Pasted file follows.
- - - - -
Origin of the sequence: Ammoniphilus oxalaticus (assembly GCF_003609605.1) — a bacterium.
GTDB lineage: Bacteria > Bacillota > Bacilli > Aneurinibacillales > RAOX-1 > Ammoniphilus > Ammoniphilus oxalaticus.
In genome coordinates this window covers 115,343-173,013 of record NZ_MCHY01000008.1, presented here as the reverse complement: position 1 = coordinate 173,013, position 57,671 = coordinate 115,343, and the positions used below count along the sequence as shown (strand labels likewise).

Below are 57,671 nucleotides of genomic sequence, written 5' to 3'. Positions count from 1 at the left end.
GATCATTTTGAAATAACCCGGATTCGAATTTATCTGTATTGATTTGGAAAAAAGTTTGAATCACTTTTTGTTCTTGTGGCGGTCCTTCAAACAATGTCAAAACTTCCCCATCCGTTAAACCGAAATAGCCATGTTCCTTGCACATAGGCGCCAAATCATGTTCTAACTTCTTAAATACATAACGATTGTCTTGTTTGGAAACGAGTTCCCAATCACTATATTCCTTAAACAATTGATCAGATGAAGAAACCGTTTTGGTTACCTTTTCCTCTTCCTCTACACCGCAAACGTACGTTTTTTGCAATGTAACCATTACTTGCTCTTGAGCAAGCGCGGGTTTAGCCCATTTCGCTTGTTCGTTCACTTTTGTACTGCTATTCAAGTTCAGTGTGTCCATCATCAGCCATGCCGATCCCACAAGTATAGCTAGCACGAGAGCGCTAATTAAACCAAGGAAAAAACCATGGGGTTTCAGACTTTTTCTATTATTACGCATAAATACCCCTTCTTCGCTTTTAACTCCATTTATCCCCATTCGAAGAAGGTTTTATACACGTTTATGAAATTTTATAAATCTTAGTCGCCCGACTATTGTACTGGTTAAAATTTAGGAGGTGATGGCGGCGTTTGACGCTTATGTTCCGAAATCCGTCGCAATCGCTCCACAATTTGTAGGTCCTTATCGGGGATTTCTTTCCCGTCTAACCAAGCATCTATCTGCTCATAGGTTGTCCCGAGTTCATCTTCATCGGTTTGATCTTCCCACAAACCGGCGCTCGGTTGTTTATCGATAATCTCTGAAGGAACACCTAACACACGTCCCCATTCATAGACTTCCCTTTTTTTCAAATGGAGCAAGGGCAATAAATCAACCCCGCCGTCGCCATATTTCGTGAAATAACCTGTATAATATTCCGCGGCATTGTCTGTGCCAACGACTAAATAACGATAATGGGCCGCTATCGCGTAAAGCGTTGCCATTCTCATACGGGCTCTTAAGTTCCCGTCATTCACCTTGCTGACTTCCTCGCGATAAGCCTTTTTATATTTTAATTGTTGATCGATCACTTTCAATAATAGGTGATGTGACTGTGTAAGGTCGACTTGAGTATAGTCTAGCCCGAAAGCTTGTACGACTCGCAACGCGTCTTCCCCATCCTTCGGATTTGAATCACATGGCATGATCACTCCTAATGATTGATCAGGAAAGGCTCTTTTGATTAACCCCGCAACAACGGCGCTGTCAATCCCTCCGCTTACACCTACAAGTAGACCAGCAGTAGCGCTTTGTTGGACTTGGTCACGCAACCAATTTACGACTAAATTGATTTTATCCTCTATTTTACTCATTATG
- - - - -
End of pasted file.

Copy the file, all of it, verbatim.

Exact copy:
Origin of the sequence: Ammoniphilus oxalaticus (assembly GCF_003609605.1) — a bacterium.
GTDB lineage: Bacteria > Bacillota > Bacilli > Aneurinibacillales > RAOX-1 > Ammoniphilus > Ammoniphilus oxalaticus.
In genome coordinates this window covers 115,343-173,013 of record NZ_MCHY01000008.1, presented here as the reverse complement: position 1 = coordinate 173,013, position 57,671 = coordinate 115,343, and the positions used below count along the sequence as shown (strand labels likewise).

Below are 57,671 nucleotides of genomic sequence, written 5' to 3'. Positions count from 1 at the left end.
GATCATTTTGAAATAACCCGGATTCGAATTTATCTGTATTGATTTGGAAAAAAGTTTGAATCACTTTTTGTTCTTGTGGCGGTCCTTCAAACAATGTCAAAACTTCCCCATCCGTTAAACCGAAATAGCCATGTTCCTTGCACATAGGCGCCAAATCATGTTCTAACTTCTTAAATACATAACGATTGTCTTGTTTGGAAACGAGTTCCCAATCACTATATTCCTTAAACAATTGATCAGATGAAGAAACCGTTTTGGTTACCTTTTCCTCTTCCTCTACACCGCAAACGTACGTTTTTTGCAATGTAACCATTACTTGCTCTTGAGCAAGCGCGGGTTTAGCCCATTTCGCTTGTTCGTTCACTTTTGTACTGCTATTCAAGTTCAGTGTGTCCATCATCAGCCATGCCGATCCCACAAGTATAGCTAGCACGAGAGCGCTAATTAAACCAAGGAAAAAACCATGGGGTTTCAGACTTTTTCTATTATTACGCATAAATACCCCTTCTTCGCTTTTAACTCCATTTATCCCCATTCGAAGAAGGTTTTATACACGTTTATGAAATTTTATAAATCTTAGTCGCCCGACTATTGTACTGGTTAAAATTTAGGAGGTGATGGCGGCGTTTGACGCTTATGTTCCGAAATCCGTCGCAATCGCTCCACAATTTGTAGGTCCTTATCGGGGATTTCTTTCCCGTCTAACCAAGCATCTATCTGCTCATAGGTTGTCCCGAGTTCATCTTCATCGGTTTGATCTTCCCACAAACCGGCGCTCGGTTGTTTATCGATAATCTCTGAAGGAACACCTAACACACGTCCCCATTCATAGACTTCCCTTTTTTTCAAATGGAGCAAGGGCAATAAATCAACCCCGCCGTCGCCATATTTCGTGAAATAACCTGTATAATATTCCGCGGCATTGTCTGTGCCAACGACTAAATAACGATAATGGGCCGCTATCGCGTAAAGCGTTGCCATTCTCATACGGGCTCTTAAGTTCCCGTCATTCACCTTGCTGACTTCCTCGCGATAAGCCTTTTTATATTTTAATTGTTGATCGATCACTTTCAATAATAGGTGATGTGACTGTGTAAGGTCGACTTGAGTATAGTCTAGCCCGAAAGCTTGTACGACTCGCAACGCGTCTTCCCCATCCTTCGGATTTGAATCACATGGCATGATCACTCCTAATGATTGATCAGGAAAGGCTCTTTTGATTAACCCCGCAACAACGGCGCTGTCAATCCCTCCGCTTACACCTACAAGTAGACCAGCAGTAGCGCTTTGTTGGACTTGGTCACGCAACCAATTTACGACTAAATTGATTTTATCCTCTATTTTACTCATTATG